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HEN Alberto 'reached the demesnes D'Rosonio, he found, on enquiring ongst the domestics at the castle, at the woman who had nursed the pposed Isabel was still alive, and reled in a cottage at no great distance. Iberto soon reached it, and found her one: he complained of fatigue, and arcella, with rustic courtesy, brought at such refreshments as her cottage fforded, and begged the signor to rest nd partake of them.

"I find (said Sforza) that there as been, within the last twelve years,

strange changes at the castle D'Rosonio."

"Ah! strange indeed, signor (cried Marcella), I did hope that the Lady Isabel would have supplied to the vassals the place of her good father, but Heaven was pleased to take the cherub. to itself."

"Have you lived here long?" (asked Alberto).

"From my birth, signor (replied she). Ah! I shall never forget the time the countess died. How grieved the count was, and the little Isabel was sent to my poor cottage to nurse, because the sight of her reminded him so strongly of her mother."

"You were then the nurse of the count's heiress?" (said Sforza.)

"Yes, signor (said she), and had the Lady Isabel but lived, Marcella would not have been the inhabitant of this poor place. But thank the saints, I am content."

"What, though you have been

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of the grossest imposture;-tho' have substituted the child of anperson in the place of the heiress Rosonio (said Alberto, sternly), ou can be content?"

Oh! holy Virgin (cried the ashed Marcella), how has it been disred ?"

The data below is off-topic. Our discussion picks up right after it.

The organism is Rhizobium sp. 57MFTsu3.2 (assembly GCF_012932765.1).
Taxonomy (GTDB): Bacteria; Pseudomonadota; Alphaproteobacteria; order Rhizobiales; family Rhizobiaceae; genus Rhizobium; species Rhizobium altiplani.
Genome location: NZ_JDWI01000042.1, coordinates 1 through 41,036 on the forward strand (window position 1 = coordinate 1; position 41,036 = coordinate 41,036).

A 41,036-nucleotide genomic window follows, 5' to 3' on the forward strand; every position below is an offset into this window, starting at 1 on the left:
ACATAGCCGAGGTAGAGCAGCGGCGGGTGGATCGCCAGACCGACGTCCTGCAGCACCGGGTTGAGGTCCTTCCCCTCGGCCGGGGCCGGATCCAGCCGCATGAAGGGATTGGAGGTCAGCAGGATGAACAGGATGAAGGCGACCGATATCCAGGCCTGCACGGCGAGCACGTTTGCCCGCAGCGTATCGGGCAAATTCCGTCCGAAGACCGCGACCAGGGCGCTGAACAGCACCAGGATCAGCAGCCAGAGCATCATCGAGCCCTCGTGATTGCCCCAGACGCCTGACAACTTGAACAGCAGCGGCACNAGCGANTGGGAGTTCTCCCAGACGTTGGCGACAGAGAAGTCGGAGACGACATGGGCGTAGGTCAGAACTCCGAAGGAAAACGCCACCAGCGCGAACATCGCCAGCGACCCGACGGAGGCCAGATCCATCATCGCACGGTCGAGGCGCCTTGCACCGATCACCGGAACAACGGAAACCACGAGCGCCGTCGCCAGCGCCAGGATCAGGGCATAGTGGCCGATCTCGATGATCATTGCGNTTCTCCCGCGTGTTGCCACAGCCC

It is discovered; and the only way hich you can avoid the punishment threatens you (said Alberto), is by ank and open confession of the ns you used to perpetrate the d."

Pray, pray, signor (exclaimed the ified Marcella, dropping on her es), have mercy upon me, and I I tell you all; indeed, indeed, I 1."


Alberto raised, and reassured the mbling criminal by a promise of rdon, if she was sincere, and she oceeded.

"For some time after the death of e countess, the count did not see his

wearied Heaven with prayers for his recovery, but in vain; on the twentieth day he expired, and so great was the grief of Corinna, that I thought she would have followed him to the grave.

"Her youth and naturally good constitution prevailed, at length, over the violence of her disorder, and she slowly recovered; but in losing her son, she had lost all that could render life desirable to her. The hope of touching, and at length subduing my heart was vanished, and my poor Corinna found herself an isolated and unhappy being, though surrounded by every thing that in the eye of the world constituted felicity. Some time after the death of my son, I resolved on making a last effort to subdue the resolution of Lauretta, and I wrote to her. This letter I intrusted to the care of, as I imagined, a faithful servant: in it I painted in the most glowing colours, the violence of my love and my despair; I made use of all the sophistry in which I was then but too conversant, to prevail on her to

sacrifice what I called her prejudices to my happiness; and I solemnly vowed that without she did so, I, would not answer for the extremes to which disappointment and despair might' drive


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"To this rhapsody Lauretta did not deign to return an answer, but as my evil genius would have it, the domestic on whose fidelity I thought I could depend, betrayed my secret to my wife. She read my letter to Lauretta, need I say that it pierced her heart with a thousand daggers? She charged the servant, as I afterwards learned, to bring her the answer to it; and when she found that there was none, she expressed a strong curiosity to see Lauretta; this curiosity she found means to gratify, and she formed the strangest resolution that ever perhaps entered into the head of woman.

"She expressed a wish to visit a convent at some distance from Rome, and as her absence was rather a relief than

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